For the fourth time, laser polishing will be the center of attention at the Fraunhofer Institute for Laser Technology ILT in Aachen on September 16 and 17, 2020. As a premiere, however, since the “4th Conference on Laser Polishing – LaP 2020” will take place virtually for the first time. On both days, due to the large number of international participants, the conference will start at 1:30 p.m. and end at 4:30 p.m. (both CET).

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  • In the SeQuLas research project, the partners developed an electronically monitored process for gentle, high-precision laser transmission welding of small plastic components for medical technology (in the picture: microfluidic chip from Bartels Mikrotechnik).
    © Fraunhofer ILT, Aachen, Germany.

    In the successfully completed NRW project SeQuLas, the Fraunhofer Institute for Laser Technology ILT and three industrial partners have developed a joining process that can be used to produce the smallest weld seams in transparent plastic components. The process makes use of a thulium fiber laser, which offers a particular advantage: Since plastics absorb the corresponding wavelength well, the process does not require additional absorbers such as soot. The process is particularly interesting for medical technology, as it should be used to increase flexibility and efficiency in industrial production.

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  • LASER World of PHOTONICS 2021 under special circumstances.
    © Messe München GmbH, Germany.

    LASER World of PHOTONICS 2021 will be opening its doors in a year’s time. From June 21 to 24, 2021, the world’s leading photonics trade fair will once again be presenting innovations from the industry in Munich – this time under special circumstances due to the coronavirus crisis. After the economic slump, exhibitors and the SPECTARIS trade association see an excellent opportunity for LASER 2021 to provide impetus for economic recovery. Exhibitors can register now.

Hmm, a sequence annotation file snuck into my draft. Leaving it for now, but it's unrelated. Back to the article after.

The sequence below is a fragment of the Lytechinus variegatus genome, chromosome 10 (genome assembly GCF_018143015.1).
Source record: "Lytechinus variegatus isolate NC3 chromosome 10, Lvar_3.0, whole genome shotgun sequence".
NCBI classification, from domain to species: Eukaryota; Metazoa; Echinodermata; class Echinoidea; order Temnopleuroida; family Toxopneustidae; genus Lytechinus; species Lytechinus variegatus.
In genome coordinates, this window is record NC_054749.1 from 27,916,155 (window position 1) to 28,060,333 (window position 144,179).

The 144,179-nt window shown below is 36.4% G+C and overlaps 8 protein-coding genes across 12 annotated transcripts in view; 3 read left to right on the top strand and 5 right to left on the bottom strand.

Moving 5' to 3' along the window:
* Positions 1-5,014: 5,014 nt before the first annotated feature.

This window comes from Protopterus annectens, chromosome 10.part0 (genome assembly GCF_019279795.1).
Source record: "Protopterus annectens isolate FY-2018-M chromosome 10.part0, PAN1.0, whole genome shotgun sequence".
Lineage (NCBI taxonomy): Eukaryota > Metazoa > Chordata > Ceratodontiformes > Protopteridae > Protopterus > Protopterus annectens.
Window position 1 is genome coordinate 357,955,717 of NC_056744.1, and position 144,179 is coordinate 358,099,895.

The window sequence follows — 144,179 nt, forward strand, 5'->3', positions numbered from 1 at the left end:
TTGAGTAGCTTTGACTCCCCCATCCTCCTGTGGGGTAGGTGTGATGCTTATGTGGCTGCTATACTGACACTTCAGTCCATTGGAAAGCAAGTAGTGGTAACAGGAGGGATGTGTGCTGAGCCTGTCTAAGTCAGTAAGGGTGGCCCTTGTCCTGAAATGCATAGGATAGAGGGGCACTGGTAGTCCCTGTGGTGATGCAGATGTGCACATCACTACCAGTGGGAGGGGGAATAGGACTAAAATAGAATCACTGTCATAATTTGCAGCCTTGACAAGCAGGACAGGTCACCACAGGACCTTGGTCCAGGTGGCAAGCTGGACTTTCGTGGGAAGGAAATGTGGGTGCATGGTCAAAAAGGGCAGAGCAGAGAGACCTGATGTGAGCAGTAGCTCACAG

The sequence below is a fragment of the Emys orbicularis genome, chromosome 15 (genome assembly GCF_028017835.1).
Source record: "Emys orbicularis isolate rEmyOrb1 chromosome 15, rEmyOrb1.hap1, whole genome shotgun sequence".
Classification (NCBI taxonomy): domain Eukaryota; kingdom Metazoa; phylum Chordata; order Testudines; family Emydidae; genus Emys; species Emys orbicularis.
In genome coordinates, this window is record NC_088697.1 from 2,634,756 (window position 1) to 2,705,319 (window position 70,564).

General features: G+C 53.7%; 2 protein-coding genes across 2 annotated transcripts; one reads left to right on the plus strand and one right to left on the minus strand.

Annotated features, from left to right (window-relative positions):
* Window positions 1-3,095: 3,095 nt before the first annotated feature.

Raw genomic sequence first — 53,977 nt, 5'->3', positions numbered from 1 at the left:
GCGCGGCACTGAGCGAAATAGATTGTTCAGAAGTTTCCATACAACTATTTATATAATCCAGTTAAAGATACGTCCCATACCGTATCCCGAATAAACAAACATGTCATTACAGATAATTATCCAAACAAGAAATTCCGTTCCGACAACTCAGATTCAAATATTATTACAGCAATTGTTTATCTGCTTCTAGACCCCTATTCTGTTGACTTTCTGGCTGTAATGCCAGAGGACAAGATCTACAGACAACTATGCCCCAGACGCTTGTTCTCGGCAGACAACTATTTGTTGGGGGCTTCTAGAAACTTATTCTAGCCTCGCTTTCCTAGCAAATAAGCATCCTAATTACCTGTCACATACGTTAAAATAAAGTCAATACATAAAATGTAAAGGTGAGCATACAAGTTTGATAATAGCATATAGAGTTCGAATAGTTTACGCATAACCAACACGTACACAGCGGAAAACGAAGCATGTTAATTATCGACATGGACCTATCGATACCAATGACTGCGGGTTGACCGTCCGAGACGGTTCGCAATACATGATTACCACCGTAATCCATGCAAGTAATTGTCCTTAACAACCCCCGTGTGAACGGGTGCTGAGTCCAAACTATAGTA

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  • One of the key goals of the EU project ADIR is to recover valuable raw materials by disassembling electronic devices that are no longer in use.
    © Fraunhofer ILT, Aachen, Germany.

    The EU project ADIR set out to develop a completely new, automated method of recycling electronic devices by disassembling them and recovering the valuable raw materials they contain. Under the title of “Next generation urban mining – Automated disassembly, separation and recovery of valuable materials from electronic equipment”, the ADIR project team has spent the last four years developing a sustainable recycling concept. Led by the Fraunhofer Institute for Laser Technology ILT, based in Aachen, Germany, and involving eight project partners from three countries, the ADIR project’s strategic goal is to reduce the EU’s dependency on natural resources, reduce the need for costly imports of raw materials, and demonstrate new technologies for inverse production.